I have a confession to make: We’ve lived in South Africa for almost two years, and until last week I had never set foot in Pretoria, its administrative capital, even though it is only 40 minutes from where we live. But two things conspired to make us finally explore it – a visitor from Germany interested in new sights, and the fact that the Jacarandas are beginning to bloom. It was a very educational trip, so much so that I feel like my head is going to explode if I don’t write it all down.
The first bit of learning occurred before we had even left the garage. I wanted to read up on the history and locales before we got there, and searched our travel guide’s index for Pretoria – in vain. It was not to be found. I finally stumbled across it under “Tshwane,” to which Pretoria apparently had been rechristened in 2002. Really? I had no idea! It’s still known and talked about as Pretoria by everybody I’ve ever come across, and incidentally our NAVI also knows it as Pretoria. So that’s what I will keep calling it for the purpose of this post.
We – Zax, Noisette, my sister-in-law, and myself – started our day at Church Square. It’s a beautiful spot, for the very reason that one doesn’t find that type of square here in Joburg (I now imagine loud protests from the people who have ventured into Joburg more than I have). Pretoria strikes you more like a European city, with older buildings, wide tree-lined avenues, monuments galore. In fact, I pointed out the trash-littered sidewalks to Zax and remarked “just like Paris,” at which he was aghast and insisted that Paris (which he has never been to), being a “proper” European city surely must be absolutely clean and orderly. Ha!
|The Jacaranda City|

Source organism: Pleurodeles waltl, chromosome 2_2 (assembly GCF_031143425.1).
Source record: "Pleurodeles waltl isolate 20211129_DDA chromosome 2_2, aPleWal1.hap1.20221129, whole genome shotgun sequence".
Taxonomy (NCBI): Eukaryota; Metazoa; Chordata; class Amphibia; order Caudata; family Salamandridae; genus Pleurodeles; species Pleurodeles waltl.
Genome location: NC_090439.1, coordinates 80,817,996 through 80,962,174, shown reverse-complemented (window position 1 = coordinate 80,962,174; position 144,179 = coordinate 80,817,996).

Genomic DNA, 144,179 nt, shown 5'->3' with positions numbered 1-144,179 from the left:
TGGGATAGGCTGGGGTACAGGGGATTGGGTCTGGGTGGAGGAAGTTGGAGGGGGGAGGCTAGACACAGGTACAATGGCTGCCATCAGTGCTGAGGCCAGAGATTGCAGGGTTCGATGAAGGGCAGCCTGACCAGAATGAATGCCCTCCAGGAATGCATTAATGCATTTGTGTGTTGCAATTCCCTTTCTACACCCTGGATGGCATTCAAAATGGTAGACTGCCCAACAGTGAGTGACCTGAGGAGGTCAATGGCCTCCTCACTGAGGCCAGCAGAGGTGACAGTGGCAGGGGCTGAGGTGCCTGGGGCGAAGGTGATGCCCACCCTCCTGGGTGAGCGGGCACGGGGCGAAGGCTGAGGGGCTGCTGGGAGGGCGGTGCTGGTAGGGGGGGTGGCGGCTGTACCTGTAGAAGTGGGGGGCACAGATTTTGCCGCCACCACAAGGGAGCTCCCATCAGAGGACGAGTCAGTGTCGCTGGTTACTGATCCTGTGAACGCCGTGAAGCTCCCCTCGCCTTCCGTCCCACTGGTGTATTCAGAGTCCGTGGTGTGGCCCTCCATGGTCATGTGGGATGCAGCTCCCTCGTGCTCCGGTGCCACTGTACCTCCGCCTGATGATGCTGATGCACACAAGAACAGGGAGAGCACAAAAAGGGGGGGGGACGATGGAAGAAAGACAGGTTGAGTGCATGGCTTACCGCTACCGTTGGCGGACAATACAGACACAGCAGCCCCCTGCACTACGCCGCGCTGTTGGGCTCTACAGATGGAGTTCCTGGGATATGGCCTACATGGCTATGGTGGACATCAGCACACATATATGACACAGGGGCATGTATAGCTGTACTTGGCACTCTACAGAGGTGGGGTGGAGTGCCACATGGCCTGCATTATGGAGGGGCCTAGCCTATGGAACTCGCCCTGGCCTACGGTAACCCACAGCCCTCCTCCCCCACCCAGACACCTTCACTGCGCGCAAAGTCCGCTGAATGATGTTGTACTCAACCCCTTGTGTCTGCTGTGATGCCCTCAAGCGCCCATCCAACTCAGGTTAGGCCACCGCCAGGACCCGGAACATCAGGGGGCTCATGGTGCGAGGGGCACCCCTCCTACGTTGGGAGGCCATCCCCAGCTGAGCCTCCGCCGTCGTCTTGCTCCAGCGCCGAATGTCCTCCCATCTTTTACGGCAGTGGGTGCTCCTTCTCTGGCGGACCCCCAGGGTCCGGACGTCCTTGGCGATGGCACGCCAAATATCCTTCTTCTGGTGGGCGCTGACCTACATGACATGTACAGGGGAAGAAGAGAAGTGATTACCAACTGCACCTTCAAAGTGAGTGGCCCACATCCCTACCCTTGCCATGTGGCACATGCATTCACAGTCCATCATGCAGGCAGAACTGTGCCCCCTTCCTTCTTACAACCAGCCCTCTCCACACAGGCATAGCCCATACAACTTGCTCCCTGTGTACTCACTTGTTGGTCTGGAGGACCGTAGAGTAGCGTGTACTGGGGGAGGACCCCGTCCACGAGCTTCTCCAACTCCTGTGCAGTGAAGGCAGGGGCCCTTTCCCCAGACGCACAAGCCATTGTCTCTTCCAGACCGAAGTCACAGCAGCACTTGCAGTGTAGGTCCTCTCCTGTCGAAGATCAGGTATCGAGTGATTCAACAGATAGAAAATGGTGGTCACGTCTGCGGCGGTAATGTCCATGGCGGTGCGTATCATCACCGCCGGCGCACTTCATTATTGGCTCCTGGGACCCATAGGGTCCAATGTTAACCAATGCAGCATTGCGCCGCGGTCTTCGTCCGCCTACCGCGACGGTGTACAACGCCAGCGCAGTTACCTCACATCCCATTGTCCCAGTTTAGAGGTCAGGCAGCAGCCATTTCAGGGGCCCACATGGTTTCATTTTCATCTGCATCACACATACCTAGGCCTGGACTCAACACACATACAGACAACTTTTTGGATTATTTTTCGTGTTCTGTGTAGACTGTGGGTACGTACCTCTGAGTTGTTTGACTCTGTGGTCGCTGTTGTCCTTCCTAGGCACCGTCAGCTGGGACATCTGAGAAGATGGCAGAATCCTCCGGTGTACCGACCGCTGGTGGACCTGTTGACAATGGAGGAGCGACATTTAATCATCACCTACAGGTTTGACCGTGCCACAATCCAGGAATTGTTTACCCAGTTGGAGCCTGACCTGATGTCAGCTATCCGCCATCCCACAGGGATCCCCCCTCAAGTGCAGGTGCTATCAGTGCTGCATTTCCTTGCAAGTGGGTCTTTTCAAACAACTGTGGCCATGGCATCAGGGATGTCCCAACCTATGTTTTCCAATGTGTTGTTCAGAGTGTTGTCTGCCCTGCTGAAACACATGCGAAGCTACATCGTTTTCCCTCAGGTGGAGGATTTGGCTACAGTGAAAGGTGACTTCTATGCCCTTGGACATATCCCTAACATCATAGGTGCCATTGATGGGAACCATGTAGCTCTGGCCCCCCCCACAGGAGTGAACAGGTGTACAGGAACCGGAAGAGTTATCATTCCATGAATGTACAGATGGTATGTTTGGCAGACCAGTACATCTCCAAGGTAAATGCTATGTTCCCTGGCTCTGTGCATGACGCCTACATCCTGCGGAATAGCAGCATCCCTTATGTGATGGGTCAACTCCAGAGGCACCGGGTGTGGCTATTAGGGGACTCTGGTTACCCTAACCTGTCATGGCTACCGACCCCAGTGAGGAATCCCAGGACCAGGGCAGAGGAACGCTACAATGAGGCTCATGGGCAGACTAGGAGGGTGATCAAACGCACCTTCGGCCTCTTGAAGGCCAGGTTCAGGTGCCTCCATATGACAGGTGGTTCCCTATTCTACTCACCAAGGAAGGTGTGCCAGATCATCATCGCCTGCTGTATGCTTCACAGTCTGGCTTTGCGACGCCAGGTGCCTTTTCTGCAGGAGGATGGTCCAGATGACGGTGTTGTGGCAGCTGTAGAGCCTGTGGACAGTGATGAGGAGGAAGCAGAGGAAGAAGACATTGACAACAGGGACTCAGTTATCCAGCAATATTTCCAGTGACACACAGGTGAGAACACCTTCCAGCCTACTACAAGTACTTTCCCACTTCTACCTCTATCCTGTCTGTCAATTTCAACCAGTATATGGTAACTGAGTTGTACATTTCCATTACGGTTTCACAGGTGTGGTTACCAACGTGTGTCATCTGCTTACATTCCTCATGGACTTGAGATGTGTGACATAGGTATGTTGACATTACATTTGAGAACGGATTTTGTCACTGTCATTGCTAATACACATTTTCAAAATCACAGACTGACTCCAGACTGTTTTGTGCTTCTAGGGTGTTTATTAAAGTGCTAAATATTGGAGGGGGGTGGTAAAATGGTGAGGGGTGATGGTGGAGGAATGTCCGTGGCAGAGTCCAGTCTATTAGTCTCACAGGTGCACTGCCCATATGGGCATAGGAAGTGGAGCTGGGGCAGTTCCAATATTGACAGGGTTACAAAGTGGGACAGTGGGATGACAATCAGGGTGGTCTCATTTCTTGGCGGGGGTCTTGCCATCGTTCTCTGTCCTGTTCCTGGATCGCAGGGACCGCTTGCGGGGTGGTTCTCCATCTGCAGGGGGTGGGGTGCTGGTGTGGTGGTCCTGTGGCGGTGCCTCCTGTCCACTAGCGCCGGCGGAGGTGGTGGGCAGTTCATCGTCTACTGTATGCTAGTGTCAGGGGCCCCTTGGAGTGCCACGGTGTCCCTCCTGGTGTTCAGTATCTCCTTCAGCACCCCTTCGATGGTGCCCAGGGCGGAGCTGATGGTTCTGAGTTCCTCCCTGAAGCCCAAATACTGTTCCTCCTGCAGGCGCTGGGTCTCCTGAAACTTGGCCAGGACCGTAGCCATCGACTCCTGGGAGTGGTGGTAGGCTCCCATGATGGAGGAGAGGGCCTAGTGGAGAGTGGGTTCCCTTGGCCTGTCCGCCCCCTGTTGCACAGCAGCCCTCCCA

|It’s hard to do Pretoria’s spectacular jacarandas justice in pictures; they are much more impressive in real life, but coming about a week later and capturing the early morning or late afternoon late would have yielded better pictures than these|
With my new friend Photoshop (and thanks to some awesome tutorials on a friend’s blog, I was able to improve it a bit. When I have time, I’ll figure out how to remove the lamp post!
Around Church Square you will find the Ou Raadsaal, the Palace of Justice (where I thought the Rivonia Trial took place*, an event I’ll get to in my post about Lilieslief Farm), the Main Post Office, and in the middle a giant monument of Paul Kruger, if you can see it amongst all the pigeons.
|Paul Kruger’s statue on Church Square with Ou Raadsaal in the background to the right|
Europeans first settled in South Africa in 1652 at the Cape of Good Hope, establishing an outpost of the Dutch East India Company under Jan van Riebeeck. This colony subsequently changed hands several times between the Dutch and the British, and after the abolition of slavery in 1834 a number of discontented Afrikaner farmers or Boers set out in what is called the Great Trek, angered by the British declaration of race equality, and searching for new land to settle in the interior.
These so-called Voortrekkers initially believed to have found the promised land of abundant pastures for their cattle, but this land had only been abandoned due to a destructive war, also called mfecane, between the aggressively expanding Zulu kingdom led by the legendary king Shaka, and other black tribes. New conflicts arose, one of which was the infamous Battle of Blood River in Natal (today’s Kwa-Zulu Natal), where the Voortrekkers defeated a Zulu army far superior in numbers.